Nokia Ships N97 Mobile Computer, Opening Door to Ovi
Nokia's new flagship device, the N97, has begun shipping to 75 countries and is expected to attract more users to the Nokia Ovi Store. The iPhone-looking device, however, is arriving just as the Palm Pre and any new Apple iPhone models will be dominating the spotlight.The Nokia N series N97 has begun shipping to more than 75 countries. This news comes from Nokia, which is so excited about the new device that it has offered footage of the N97 being made in its factory in Salo, Finland.
The N97 looks a bit like an Apple iPhone-this slideshow offers an early look-though Nokia refers to it as a mobile computer and calls it its new flagship device. It features a 3.5-inch touch-screen with a full QWERTY keyboard, runs the Symbian S60 5th Edition operating system and puts an emphasis on "always on" connectivity to Web browsing capabilities, as well as social networking sites and "social location sharing."
It has 32GB of on-board memory and a microSD slot for up to 16GB more, a 5-megapixel camera with a Carl Zeiss lens, 16:9 and DVD-quality video, a music player with playback time of a day and a half, and support for connecting to and sharing over Ovi via HSDPA or a WLAN.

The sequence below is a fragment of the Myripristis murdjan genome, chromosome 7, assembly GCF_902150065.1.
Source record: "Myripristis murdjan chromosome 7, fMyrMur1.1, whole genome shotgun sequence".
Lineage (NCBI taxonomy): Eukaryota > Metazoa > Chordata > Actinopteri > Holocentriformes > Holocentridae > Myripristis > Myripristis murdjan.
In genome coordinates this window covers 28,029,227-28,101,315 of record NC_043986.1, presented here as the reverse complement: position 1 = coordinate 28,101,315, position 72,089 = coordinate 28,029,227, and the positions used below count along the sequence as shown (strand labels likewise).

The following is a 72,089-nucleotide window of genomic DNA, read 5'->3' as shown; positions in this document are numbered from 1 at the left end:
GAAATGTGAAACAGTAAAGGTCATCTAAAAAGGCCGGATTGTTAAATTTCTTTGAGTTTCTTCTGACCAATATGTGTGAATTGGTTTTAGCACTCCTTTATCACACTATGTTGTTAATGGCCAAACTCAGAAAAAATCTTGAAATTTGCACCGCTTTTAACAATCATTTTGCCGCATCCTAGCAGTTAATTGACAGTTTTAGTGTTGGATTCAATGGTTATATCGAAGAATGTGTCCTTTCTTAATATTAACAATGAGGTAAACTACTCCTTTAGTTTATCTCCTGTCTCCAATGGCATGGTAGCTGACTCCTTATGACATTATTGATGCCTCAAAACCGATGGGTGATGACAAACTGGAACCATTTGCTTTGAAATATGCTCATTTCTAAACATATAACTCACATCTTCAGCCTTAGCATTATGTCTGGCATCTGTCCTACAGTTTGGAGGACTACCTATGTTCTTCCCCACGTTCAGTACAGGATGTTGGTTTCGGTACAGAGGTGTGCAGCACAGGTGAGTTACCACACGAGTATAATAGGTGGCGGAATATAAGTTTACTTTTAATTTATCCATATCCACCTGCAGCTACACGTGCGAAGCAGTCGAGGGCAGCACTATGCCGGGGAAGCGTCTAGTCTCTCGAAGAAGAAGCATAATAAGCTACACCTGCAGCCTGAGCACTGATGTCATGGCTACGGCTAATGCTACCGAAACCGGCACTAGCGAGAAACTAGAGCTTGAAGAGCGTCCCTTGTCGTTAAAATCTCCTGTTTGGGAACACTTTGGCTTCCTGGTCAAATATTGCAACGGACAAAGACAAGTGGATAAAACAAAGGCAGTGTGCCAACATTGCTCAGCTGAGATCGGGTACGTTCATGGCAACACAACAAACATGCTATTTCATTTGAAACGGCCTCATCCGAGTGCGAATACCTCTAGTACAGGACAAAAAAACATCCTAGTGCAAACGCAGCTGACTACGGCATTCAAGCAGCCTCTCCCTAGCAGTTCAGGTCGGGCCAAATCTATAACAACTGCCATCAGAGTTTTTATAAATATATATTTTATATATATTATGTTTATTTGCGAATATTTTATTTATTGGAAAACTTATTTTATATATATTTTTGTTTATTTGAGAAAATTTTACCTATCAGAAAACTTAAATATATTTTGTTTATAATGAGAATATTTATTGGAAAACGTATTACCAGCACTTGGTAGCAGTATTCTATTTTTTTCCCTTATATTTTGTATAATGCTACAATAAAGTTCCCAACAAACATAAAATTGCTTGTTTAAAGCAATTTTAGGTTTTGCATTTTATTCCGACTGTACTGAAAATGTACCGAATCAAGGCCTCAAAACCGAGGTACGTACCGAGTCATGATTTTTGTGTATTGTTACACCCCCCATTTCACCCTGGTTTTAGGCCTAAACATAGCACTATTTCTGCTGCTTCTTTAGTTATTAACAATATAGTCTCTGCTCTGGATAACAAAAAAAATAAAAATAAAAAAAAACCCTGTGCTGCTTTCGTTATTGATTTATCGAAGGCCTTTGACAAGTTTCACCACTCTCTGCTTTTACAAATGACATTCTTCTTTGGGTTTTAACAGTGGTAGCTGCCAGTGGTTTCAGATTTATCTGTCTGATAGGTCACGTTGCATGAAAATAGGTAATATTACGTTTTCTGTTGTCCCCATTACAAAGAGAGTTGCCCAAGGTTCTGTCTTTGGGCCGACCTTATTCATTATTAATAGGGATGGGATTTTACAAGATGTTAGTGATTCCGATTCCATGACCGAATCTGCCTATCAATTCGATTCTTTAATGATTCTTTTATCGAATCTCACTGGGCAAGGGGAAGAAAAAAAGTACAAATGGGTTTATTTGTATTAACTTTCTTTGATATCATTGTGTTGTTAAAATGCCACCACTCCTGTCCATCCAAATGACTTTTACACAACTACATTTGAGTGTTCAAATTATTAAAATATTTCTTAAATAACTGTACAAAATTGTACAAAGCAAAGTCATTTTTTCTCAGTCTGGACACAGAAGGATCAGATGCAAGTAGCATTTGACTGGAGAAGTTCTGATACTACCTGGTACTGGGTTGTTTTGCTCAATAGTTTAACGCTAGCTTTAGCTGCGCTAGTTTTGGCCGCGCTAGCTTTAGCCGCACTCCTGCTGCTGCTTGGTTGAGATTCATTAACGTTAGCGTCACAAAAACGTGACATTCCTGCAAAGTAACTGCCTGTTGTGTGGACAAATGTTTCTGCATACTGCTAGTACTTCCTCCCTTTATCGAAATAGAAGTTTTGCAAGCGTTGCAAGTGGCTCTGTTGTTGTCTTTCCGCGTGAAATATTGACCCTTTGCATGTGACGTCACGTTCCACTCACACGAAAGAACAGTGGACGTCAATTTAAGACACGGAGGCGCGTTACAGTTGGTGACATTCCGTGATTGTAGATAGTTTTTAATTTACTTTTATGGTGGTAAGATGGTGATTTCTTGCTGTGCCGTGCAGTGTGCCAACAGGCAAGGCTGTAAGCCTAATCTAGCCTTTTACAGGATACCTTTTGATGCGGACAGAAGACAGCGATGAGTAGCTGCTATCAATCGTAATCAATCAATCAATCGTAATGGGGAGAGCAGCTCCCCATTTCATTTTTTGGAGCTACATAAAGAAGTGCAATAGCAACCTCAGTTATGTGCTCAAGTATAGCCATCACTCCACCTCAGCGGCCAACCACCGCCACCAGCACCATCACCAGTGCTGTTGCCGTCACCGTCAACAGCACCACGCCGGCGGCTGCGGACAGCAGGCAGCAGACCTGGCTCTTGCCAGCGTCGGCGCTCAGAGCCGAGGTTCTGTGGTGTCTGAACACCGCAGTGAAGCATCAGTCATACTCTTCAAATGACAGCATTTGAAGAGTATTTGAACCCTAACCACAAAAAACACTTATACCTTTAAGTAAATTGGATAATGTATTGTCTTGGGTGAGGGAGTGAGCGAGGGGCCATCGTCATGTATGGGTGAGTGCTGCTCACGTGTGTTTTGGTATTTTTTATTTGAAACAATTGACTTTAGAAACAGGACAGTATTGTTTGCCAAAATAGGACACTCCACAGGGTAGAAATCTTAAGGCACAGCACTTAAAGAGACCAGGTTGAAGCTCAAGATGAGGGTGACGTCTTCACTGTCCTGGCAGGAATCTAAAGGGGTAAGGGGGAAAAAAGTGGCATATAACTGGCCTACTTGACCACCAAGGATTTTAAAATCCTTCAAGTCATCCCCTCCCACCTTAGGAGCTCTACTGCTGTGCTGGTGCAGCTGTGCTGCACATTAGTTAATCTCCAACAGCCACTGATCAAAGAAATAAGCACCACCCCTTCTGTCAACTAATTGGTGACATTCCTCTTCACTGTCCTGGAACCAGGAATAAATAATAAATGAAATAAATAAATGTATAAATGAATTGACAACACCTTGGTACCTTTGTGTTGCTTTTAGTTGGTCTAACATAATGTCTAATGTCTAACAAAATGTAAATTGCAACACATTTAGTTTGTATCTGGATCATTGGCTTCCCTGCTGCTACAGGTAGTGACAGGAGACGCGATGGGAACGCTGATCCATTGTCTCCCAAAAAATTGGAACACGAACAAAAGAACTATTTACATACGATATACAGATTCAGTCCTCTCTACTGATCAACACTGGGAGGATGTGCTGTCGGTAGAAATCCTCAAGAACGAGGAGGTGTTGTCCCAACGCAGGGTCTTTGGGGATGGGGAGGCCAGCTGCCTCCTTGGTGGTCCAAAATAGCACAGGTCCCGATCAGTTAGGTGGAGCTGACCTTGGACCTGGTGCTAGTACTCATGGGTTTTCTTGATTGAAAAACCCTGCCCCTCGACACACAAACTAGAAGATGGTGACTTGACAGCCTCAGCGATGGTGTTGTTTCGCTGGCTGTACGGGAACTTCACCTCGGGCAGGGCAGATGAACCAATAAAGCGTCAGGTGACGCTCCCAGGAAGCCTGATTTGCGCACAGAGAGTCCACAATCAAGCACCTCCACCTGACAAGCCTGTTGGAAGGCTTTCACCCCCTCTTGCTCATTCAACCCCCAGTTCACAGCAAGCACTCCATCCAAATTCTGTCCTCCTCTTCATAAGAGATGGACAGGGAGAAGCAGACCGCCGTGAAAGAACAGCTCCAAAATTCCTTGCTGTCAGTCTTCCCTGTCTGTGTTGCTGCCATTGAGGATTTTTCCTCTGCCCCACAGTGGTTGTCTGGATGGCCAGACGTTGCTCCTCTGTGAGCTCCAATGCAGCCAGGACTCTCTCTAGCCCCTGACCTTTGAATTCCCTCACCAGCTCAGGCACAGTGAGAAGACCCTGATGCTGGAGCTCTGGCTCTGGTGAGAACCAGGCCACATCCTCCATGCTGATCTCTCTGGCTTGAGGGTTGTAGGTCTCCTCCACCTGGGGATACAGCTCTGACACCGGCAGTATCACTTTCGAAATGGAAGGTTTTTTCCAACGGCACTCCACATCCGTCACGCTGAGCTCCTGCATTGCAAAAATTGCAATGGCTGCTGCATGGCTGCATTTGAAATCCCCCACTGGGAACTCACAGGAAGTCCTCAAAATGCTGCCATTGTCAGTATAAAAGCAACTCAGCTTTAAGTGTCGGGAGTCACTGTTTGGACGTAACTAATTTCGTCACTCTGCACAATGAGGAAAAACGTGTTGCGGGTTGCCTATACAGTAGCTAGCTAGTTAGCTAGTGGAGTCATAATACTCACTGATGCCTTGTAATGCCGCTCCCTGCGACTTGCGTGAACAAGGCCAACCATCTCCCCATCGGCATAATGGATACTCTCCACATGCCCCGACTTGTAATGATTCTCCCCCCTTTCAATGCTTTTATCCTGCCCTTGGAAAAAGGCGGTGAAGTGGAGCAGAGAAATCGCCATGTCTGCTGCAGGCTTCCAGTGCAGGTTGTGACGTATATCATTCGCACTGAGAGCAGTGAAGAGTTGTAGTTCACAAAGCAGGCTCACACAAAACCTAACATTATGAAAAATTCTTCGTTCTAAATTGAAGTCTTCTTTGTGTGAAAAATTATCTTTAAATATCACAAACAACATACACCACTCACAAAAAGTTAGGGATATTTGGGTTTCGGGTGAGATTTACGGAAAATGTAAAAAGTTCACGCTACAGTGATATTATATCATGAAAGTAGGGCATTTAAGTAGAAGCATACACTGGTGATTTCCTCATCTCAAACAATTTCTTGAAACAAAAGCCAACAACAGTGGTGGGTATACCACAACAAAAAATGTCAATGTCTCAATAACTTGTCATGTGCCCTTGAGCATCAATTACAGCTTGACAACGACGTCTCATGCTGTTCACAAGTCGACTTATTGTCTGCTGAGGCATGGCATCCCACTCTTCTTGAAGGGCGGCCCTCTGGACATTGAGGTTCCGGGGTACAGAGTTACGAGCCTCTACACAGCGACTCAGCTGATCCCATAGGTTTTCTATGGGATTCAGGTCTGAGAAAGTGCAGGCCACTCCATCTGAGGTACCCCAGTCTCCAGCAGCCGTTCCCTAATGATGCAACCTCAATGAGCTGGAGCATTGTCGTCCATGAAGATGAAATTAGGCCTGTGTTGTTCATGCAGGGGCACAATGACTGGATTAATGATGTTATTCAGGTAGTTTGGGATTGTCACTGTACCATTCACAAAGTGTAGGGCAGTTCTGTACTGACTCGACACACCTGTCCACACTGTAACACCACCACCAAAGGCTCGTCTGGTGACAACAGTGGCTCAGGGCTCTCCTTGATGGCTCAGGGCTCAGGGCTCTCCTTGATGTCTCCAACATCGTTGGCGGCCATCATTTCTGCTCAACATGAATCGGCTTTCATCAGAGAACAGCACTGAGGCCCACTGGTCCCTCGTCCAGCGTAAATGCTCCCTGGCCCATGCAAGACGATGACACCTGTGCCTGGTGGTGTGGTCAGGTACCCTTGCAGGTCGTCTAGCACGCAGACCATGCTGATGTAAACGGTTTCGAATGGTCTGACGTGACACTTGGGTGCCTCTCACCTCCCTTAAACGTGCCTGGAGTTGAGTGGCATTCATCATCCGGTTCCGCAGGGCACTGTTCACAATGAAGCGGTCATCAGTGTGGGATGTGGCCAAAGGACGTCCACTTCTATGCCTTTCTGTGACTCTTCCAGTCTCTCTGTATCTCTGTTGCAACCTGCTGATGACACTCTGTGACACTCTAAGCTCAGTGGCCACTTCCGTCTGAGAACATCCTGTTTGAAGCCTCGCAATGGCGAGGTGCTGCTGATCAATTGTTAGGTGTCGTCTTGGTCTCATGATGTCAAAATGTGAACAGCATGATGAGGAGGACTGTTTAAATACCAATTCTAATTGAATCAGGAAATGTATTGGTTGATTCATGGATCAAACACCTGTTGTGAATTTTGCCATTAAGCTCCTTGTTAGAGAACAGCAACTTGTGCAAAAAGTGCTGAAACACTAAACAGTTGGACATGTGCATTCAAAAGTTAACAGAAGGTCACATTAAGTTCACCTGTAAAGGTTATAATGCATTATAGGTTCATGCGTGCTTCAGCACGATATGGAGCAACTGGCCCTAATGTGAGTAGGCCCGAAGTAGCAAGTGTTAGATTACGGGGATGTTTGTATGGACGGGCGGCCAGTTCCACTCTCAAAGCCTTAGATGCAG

Some believe the N97 combines communications, content consumption and content creation in a way no other mobile device comes close to, including the iPhone.
Neil Mawston, a research director with Strategy Analytics in England, however, says his firm views the N97 as simply "playing catch-up" with rivals in the touch-screen and QWERTY keyboard category, and he points out that it is debuting at a time when it's likely to be overwhelmed by the hype surrounding the Palm Pre and any new Apple iPhone models.
Overall, Mawston told eWEEK, "The N97 is a baby step in the right direction for Nokia. It is an evolution, not a revolution. We think the N97 is among the first in a growing stream of touch and QWERTY phones that Nokia will launch over the next year or two.
"Of course, Nokia must take care not to overfocus its resources on the current trend for touch and QWERTY and miss the -next big thing' that comes around the corner, whatever it turns out to be," he added.
At the Nokia Developer Summit held in Monte Carlo in April, Nokia delivered a software development kit for the N97, which is available to anyone who registers at http://www.Forum.Nokia.com. Nokia has underlined the importance of developers and the opportunities they can "open up"-"Ovi" means "door" in Finnish.
"Nokia will be using the N97 to introduce affluent users to the portfolio of free and paid content that can be found in the online Ovi Store," Mawston explained. "Like the Apple iPhone, the influence of the N97 will be felt beyond hardware and into services."
The Nokia N97 will retail for 550 euros, which translates to roughly $780 before taxes or likely carrier subsidies.